Home > life > Looking back from dotage.

Looking back from dotage.

I find being old quite fascinating. I guess I’m not very typical of older folks ’cause I wasn’t very typical as a young man, or even as a kid. Not that I was exclusive in any way. There are many kids who like to be on their own, wandering through urban ravines, observing plants, animals, and occasionally a hobo under a bridge, heating a can of beans on a small fire. It’s not totally unique, but it is not really typical of most pre-tImageeen boys.

Plenty of young men enjoy a quiet life while participating in the occasional guys’ night out, house party or community centre festivities. They might go on long bicycle or motorcycle rides alone, or fishing. They are atypical, but still, part of an unorganized group. My son used to spend a lot of time sneaking around train yards, occasionally climbing into a box car to find adventure.

Although I’m closer to eighty than I am to seventy, I ride a motorcycle for fun, and just added a side car so my wife will feel secure enough to ride with me. I’m quite immature, and it’s only my body that’s wracked with age and deterioration, led by internal organs while the external man follows eagerly. As a result, I’m observing my own descent into inevitable dotage from a youthful perspective.

It’s fascinating to have this arm’s length point of view as I become accustomed to being invisible to women, even women in their fifties. People often want to do things for me, to save me the effort of doing it myself. That’s very difficult to become accustomed to and accept. I sometimes need a cane, if I’m going to be on my feet for a while, like at a museum or something. Supermarkets are not so bad, because I can put some weight on the shopping cart. Even my cane is an intricately carved piece that I made from a Maple sapling I cut years ago, to make a riding trail through the forest.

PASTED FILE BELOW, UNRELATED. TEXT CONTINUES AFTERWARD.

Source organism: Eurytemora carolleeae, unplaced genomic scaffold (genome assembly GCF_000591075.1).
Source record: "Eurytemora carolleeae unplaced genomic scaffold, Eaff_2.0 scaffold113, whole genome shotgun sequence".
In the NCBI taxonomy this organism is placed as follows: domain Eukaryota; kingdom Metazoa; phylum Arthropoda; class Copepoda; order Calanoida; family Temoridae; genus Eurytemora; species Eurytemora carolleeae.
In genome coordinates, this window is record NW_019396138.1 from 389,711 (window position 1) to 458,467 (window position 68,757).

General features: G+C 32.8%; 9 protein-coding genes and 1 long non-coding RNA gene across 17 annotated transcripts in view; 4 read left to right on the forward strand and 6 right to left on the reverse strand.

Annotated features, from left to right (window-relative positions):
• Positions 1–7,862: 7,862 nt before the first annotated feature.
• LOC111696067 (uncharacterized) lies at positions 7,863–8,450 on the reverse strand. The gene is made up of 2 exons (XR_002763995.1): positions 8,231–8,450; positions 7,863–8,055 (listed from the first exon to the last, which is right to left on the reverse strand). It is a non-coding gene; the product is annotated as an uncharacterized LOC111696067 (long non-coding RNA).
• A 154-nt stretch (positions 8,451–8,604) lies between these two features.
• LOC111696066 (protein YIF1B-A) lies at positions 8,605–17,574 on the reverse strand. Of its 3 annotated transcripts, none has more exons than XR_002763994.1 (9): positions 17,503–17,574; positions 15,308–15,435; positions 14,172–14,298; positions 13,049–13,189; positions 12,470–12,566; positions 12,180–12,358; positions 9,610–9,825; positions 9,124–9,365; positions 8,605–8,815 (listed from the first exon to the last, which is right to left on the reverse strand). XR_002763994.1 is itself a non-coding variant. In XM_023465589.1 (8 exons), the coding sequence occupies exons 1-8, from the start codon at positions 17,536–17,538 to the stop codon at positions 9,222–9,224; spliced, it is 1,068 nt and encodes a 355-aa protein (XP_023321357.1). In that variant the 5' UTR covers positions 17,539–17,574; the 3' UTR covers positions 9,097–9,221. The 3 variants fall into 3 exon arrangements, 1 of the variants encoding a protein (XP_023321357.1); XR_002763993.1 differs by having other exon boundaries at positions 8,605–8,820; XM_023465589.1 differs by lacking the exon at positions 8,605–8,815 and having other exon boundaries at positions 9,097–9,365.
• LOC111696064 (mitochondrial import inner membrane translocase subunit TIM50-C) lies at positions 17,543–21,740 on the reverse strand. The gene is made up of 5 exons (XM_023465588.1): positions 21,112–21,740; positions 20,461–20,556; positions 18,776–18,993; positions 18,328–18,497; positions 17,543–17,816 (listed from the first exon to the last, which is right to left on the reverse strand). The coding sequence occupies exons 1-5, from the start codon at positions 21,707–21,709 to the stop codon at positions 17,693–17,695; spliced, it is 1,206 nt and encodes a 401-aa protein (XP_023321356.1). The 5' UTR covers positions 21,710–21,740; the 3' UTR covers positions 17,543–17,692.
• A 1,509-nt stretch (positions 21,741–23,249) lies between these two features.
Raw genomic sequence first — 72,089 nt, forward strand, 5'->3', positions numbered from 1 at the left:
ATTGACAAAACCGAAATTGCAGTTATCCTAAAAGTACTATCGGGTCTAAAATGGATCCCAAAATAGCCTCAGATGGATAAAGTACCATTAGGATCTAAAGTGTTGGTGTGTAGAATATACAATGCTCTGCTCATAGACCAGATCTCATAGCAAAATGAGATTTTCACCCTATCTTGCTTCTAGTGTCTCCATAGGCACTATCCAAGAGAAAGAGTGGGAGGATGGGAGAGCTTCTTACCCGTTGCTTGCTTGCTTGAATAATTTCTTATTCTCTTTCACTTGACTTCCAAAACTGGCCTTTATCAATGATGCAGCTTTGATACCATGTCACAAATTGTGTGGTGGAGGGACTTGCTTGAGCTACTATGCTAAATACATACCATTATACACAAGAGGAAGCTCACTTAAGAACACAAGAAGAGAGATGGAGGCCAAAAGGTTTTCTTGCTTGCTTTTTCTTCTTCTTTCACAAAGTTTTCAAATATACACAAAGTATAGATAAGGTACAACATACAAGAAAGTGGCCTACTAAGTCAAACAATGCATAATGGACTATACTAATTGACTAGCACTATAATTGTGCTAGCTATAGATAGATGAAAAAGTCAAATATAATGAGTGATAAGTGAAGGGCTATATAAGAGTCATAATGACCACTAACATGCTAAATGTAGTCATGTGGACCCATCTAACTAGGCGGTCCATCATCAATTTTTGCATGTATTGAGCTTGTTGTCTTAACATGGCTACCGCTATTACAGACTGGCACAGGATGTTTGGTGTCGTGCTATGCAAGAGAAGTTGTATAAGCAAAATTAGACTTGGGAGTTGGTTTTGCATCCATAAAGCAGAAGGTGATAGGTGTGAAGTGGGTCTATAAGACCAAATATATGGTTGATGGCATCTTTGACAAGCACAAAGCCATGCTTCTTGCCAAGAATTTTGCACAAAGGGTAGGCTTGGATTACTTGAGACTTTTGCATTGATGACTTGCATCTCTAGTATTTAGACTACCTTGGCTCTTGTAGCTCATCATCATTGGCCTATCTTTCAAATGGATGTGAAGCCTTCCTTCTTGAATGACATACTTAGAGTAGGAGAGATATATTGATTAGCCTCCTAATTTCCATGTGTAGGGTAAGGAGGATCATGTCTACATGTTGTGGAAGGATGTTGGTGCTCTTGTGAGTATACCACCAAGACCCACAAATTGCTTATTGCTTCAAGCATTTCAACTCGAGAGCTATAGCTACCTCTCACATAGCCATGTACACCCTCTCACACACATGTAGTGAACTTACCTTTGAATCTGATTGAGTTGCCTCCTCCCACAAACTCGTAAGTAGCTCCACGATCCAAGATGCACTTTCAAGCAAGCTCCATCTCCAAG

Even worse than the physical discomforts of aging organs and worn cartilage are the ancient memories that come rushing back, unannounced and uncomfortable. At least in my case, wonderful memories of serene fishing outings, my brothers, father and I in a favourite cove where we knew the bass were big were not what came to me. I have those memories of course, to recall at will – so far. But undesired memories, of embarrassing moments, failed communications, being caught in a lie, caught with no cash on your person, failures during intimate moments, other discomforts that my mind struggles to ostracize.

One thing of which I feel certain… I will never lose my juvenile attitude. It’s always been the real me. Even during a long career in business, I never took my job seriously. I found a lot of fun in it, even when it was a menial job early in my working life. And at the height of my career, it was still of secondary importance to me. Every meeting and every assignment were, to me, an invitation to a new challenge and adventure. I was lucky in that my professional positions were such that I could indulge my bohemian preferences.

Here I am, still conversant with current technology and enjoying the hell out of it as I self-educate yet again. I’m wondering what adventurous pitfalls lie ahead, now that I am a doting grandpa.

 Aging, ailments, youthful, memories, observations, motorcycle, sidecar, grandparents, grandchildren, hobo, boxcar, son

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Categories: life
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